April 7, 2019

After church I came home to Oakland by way of Kettleman Lane through Lodi, and on over the levee road across the valley.  The orchards on Kettleman Lane bravely continue the  blossom trail for this season, and I once again remarked on the flatops.

I watered the containers in the front garden before I left for church this morning.  I also soaked the shrub rockroses at the far end of the front slope garden, having just fed them  the day before.  I am scouring the nursery ads for specials on mulch.  The front slope garden will take an enormous amount.

April 6, 2019

Sylvia is 19 today.  All four grandparents will be at her jazz concert tonight in Gainesville. I teased her in an email about her fencing competition.

Weeding in the early morning is now my routine. The birds fluttering between the trees and the garden beds provide a gentle ostinato. The thistle of course is back with a vengeance.

I buried two fertilizer spikes for each of the rockroses at western end of the slope garden.  I scratched the soil around the rockroses and generously watered them after fertilizing.  Last year the irrigation to that far edge of the slope garden was problematic.  The Roundup is doing its work; hopefully that area will soon be clear and ready for mulching.

I applied a second dose of Quick Start to all the new plants in the back box garden.  Penumbra 12.21, Full sun 4.10, Sunset 7.30

In response to my March 30 post Lucy sent a link to the Gaisma website, with sunrise, sunset, dusk and dawn times for Elk Grove, California.  Most intriguing to me was the chart that tracked the path of the sun, with precise longitudinal co-ordinates, during the seasons of the year.

The magenta salvia at western end of the upper border garden is the next to bloom. MJ pruned that plant almost to the bare ground in January, and it is responding happily.  To my surprise, the new foliage on the emerald and gold euonymus in the triangle garden is gray green.   I will be interested to see how it transitions to its traditional summer color.

 

 

 

April 5, 2019

I started with early morning bird songs.  I was out working at 7.00 because of rain forecast for later in the day.

The cotoneaster on the upper front border garden is blooming with small white flowers.  The companion on the mezzanine level is not far behind.

When we pruned the oleander in January, we left a bare branch ending in a one inch cut covered with pruning seal.  I was delighted to see buds growing from the bare stalk.  At this point the oleander appears to be pretty much unstoppable.

Every so often I add coffee grounds to the mulch that Mike created with his chipper.  Today was the first deploying that mulch.  I spread a wheelbarrow full  in the upper front garden bed with shallowest and poorest soil, on either side of the calendula box.  My procedure is to scratch and water the soil, lay the mulch and then soak in from the top.  I also added soil amendment around the bottle brush before laying the mulch.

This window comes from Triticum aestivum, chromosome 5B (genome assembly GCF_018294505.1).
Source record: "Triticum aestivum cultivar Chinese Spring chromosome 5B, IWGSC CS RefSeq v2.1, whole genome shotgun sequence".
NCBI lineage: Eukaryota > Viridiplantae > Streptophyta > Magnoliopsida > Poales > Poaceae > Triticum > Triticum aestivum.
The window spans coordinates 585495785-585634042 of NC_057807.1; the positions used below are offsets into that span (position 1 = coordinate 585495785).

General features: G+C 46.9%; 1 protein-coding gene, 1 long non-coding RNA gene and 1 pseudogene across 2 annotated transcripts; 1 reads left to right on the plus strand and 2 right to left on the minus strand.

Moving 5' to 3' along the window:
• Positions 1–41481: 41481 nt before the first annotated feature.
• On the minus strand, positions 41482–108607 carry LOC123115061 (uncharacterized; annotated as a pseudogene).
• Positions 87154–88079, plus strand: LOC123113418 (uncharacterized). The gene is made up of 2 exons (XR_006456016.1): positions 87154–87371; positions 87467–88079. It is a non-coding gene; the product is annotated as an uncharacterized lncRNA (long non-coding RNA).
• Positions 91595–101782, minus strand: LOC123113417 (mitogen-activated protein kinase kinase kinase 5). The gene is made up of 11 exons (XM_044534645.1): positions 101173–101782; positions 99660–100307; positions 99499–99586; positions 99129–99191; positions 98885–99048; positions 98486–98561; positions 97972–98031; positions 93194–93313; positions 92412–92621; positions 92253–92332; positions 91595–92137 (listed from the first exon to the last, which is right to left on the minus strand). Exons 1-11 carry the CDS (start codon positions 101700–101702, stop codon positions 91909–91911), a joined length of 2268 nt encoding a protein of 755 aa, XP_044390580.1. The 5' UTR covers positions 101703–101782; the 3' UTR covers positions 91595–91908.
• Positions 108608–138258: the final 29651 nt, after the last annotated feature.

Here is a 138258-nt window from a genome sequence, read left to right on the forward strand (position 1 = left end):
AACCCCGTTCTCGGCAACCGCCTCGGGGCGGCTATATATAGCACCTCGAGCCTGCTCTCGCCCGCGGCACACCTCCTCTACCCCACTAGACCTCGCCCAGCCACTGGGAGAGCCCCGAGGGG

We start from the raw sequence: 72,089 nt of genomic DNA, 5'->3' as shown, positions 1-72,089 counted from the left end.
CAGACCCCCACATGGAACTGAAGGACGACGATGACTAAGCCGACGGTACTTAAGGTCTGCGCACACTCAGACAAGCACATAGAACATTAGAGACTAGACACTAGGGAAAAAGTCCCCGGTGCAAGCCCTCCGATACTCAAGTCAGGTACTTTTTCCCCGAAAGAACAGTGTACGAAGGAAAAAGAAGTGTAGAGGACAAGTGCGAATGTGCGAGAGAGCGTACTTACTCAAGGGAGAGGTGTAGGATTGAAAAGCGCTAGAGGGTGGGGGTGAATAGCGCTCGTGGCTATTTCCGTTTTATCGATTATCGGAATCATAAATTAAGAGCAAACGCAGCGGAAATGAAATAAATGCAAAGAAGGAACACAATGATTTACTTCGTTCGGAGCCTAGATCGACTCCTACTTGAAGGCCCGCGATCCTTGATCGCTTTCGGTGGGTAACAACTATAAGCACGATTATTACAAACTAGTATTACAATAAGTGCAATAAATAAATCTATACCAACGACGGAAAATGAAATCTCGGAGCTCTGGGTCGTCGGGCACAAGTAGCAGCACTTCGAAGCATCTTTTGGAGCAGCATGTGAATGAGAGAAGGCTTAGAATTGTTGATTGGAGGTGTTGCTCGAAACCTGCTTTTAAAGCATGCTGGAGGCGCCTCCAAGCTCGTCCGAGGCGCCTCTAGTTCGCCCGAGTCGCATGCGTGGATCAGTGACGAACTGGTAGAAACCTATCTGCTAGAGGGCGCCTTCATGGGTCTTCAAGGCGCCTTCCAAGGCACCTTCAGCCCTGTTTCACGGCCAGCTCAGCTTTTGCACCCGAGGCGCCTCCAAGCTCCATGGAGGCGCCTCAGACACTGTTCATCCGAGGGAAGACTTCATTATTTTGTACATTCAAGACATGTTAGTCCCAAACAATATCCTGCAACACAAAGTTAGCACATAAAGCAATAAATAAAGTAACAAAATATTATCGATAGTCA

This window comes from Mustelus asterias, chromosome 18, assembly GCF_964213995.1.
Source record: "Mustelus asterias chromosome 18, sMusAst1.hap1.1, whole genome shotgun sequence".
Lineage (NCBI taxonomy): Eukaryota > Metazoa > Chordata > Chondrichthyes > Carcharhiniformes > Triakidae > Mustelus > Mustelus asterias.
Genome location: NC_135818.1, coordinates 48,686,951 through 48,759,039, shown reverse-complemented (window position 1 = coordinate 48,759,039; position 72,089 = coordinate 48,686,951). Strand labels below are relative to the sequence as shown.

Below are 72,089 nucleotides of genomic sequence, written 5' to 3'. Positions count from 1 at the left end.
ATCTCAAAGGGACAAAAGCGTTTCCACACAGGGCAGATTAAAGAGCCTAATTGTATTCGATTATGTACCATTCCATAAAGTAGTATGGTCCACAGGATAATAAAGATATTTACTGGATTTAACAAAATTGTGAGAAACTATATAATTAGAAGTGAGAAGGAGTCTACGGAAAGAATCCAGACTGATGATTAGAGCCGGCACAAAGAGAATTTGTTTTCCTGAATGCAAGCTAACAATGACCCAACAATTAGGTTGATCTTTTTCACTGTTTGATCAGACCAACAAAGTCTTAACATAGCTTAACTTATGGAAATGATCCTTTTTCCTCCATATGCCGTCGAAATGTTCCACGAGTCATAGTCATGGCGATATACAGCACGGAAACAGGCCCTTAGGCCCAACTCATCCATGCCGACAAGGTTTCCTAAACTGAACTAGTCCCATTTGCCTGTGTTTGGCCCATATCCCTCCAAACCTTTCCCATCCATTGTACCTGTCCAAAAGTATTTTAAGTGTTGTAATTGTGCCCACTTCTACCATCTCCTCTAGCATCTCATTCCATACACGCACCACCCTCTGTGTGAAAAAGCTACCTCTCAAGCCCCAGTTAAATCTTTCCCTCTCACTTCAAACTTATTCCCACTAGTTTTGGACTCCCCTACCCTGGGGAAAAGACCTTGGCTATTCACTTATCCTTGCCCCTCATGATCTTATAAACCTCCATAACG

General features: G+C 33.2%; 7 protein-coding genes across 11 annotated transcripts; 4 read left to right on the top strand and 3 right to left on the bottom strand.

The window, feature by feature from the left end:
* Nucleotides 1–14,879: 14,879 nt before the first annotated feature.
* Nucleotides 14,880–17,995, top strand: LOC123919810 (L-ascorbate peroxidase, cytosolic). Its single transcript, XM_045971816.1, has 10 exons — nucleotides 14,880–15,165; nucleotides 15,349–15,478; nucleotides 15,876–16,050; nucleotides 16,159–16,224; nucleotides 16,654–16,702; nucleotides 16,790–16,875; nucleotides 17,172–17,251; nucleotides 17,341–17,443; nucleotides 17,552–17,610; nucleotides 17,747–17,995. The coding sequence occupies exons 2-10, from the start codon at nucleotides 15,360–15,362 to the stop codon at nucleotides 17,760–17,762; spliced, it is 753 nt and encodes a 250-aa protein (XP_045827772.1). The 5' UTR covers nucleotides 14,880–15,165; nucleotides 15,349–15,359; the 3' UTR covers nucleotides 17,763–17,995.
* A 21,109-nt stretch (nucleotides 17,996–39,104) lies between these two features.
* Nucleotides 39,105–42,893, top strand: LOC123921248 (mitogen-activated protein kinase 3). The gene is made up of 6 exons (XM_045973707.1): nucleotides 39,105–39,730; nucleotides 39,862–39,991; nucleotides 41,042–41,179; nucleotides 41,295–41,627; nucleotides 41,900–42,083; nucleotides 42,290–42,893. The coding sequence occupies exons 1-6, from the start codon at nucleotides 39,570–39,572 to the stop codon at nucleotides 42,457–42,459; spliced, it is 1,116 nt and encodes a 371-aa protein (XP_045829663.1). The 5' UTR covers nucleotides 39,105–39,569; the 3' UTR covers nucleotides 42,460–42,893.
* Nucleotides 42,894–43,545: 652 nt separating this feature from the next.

I purchased a new 36 inch wooden barrel at Lowe’s and treated it with pruning seal.  I cleared the area just to the left where the sidewalk begins along the front of the house.  I  laid down weed block and large river stones around the barrel, commercially packaged courtesy of Lowe’s. I found a purple and a pink calibrachoa in the Garden Department, and nestled them into the barrel with standard potting mix.  The barrel does not have an irrigation drip and will need to be monitored.  At one point MJ planted thousand bells in the triangle garden that did not thrive.  I want to see if container planting will fare better.  With all the rain this year,  all the existing are flourishing and the new plants are hopefully digging well into the soil.

The day ended with bright sunshine.

 

April 4, 2019

Apparently the rain will hold off until the afternoon; another atmospheric river is due tomorrow.  With longer and milder days, I am back to working in the garden for an hour or so before breakfast.

I removed the larger weeds from widest section of the front slope garden. I applied Roundup on the invasive ground covers and fine feathery plants, digging out around existing plants to avoid collateral damage.  Clearing weeds is meant to prepare the ground for mulching – in a week or two I will turn over whatever remains, soak the ground and mulch away.

I laid the pink vinyl edging on the far side of the flagstones at the east end of the back yard.  Water runoff has eroded or washed away the decomposed granite between the stones closest to the downward slope edge.  The spikes did not settle in even with repeated hammering.  I added bricks to shore up the edging; further support may need to wait for the topsoil fill and the new bed just beyond the flagstones.  I added Paver Set to the eroded areas and topped with existing decomposed granite for color

I weeded the corner of the triangle garden nearest the rain barrel.  To my surprise and delight purple and white melissas seem to be self-starting in the far neglected end of that garden.

On the way out to Lowe’s I brought the watering can and applied Quick Start to the new plantings in the circle garden at the barn.  I returned from Lowe’s with three cubic feet of raised bed soil and planted the calendula box at the end of the day.

DSCN0880At the end of the summer Gerry used to collect the dried seeds from the spent blooms.  He had jars full of those seeds. I expect to turn the seeds over into the bed, hopefully to propagate.

Several months ago Mike brought his chipper up to the wood pile and created a generous mound of shredded mulch.  I have supplemented the mulch with coffee grounds and leaf mold from the gutters since then.   The first mulching was on either side of the calendula box, those areas of the upper front garden that have the shallowest and poorest soil and that receive the most hours of sun during the day.